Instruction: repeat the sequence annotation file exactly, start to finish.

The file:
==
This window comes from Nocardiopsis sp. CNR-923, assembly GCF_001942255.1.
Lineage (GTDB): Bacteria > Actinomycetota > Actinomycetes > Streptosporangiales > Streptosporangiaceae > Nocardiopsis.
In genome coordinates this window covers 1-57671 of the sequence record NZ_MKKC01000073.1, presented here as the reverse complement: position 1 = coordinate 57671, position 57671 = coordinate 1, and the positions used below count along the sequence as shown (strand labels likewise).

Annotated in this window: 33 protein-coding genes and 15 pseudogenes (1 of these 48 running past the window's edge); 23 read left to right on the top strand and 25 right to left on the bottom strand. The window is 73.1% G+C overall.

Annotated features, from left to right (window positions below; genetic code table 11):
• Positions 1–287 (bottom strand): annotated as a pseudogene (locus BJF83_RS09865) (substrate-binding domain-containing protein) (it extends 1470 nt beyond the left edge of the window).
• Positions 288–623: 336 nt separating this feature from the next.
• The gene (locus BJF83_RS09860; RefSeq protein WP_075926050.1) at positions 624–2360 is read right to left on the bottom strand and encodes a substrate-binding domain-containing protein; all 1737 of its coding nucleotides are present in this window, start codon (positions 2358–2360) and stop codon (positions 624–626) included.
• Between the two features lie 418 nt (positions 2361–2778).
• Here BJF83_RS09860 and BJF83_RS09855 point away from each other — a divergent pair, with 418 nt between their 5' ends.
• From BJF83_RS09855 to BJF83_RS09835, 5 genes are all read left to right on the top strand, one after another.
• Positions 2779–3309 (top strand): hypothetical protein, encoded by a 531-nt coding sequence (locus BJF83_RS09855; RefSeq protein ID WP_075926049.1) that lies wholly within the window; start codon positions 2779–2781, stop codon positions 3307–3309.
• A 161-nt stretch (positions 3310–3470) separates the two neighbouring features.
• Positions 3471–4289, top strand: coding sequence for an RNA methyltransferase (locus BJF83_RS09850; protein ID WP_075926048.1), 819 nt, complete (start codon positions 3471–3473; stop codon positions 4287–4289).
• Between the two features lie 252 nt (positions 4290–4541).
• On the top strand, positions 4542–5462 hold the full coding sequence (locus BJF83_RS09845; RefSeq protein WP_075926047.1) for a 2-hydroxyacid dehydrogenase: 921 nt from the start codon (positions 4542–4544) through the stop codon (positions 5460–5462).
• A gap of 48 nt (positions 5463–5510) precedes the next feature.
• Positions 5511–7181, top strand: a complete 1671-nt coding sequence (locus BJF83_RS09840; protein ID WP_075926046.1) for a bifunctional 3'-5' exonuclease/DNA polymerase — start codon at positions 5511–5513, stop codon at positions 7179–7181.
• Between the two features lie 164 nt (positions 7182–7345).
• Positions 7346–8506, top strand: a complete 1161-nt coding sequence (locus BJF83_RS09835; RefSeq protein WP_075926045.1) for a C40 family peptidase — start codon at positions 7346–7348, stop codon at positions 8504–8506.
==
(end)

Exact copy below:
This window comes from Nocardiopsis sp. CNR-923, assembly GCF_001942255.1.
Lineage (GTDB): Bacteria > Actinomycetota > Actinomycetes > Streptosporangiales > Streptosporangiaceae > Nocardiopsis.
In genome coordinates this window covers 1-57671 of the sequence record NZ_MKKC01000073.1, presented here as the reverse complement: position 1 = coordinate 57671, position 57671 = coordinate 1, and the positions used below count along the sequence as shown (strand labels likewise).

Annotated in this window: 33 protein-coding genes and 15 pseudogenes (1 of these 48 running past the window's edge); 23 read left to right on the top strand and 25 right to left on the bottom strand. The window is 73.1% G+C overall.

Annotated features, from left to right (window positions below; genetic code table 11):
• Positions 1–287 (bottom strand): annotated as a pseudogene (locus BJF83_RS09865) (substrate-binding domain-containing protein) (it extends 1470 nt beyond the left edge of the window).
• Positions 288–623: 336 nt separating this feature from the next.
• The gene (locus BJF83_RS09860; RefSeq protein WP_075926050.1) at positions 624–2360 is read right to left on the bottom strand and encodes a substrate-binding domain-containing protein; all 1737 of its coding nucleotides are present in this window, start codon (positions 2358–2360) and stop codon (positions 624–626) included.
• Between the two features lie 418 nt (positions 2361–2778).
• Here BJF83_RS09860 and BJF83_RS09855 point away from each other — a divergent pair, with 418 nt between their 5' ends.
• From BJF83_RS09855 to BJF83_RS09835, 5 genes are all read left to right on the top strand, one after another.
• Positions 2779–3309 (top strand): hypothetical protein, encoded by a 531-nt coding sequence (locus BJF83_RS09855; RefSeq protein ID WP_075926049.1) that lies wholly within the window; start codon positions 2779–2781, stop codon positions 3307–3309.
• A 161-nt stretch (positions 3310–3470) separates the two neighbouring features.
• Positions 3471–4289, top strand: coding sequence for an RNA methyltransferase (locus BJF83_RS09850; protein ID WP_075926048.1), 819 nt, complete (start codon positions 3471–3473; stop codon positions 4287–4289).
• Between the two features lie 252 nt (positions 4290–4541).
• On the top strand, positions 4542–5462 hold the full coding sequence (locus BJF83_RS09845; RefSeq protein WP_075926047.1) for a 2-hydroxyacid dehydrogenase: 921 nt from the start codon (positions 4542–4544) through the stop codon (positions 5460–5462).
• A gap of 48 nt (positions 5463–5510) precedes the next feature.
• Positions 5511–7181, top strand: a complete 1671-nt coding sequence (locus BJF83_RS09840; protein ID WP_075926046.1) for a bifunctional 3'-5' exonuclease/DNA polymerase — start codon at positions 5511–5513, stop codon at positions 7179–7181.
• Between the two features lie 164 nt (positions 7182–7345).
• Positions 7346–8506, top strand: a complete 1161-nt coding sequence (locus BJF83_RS09835; RefSeq protein WP_075926045.1) for a C40 family peptidase — start codon at positions 7346–7348, stop codon at positions 8504–8506.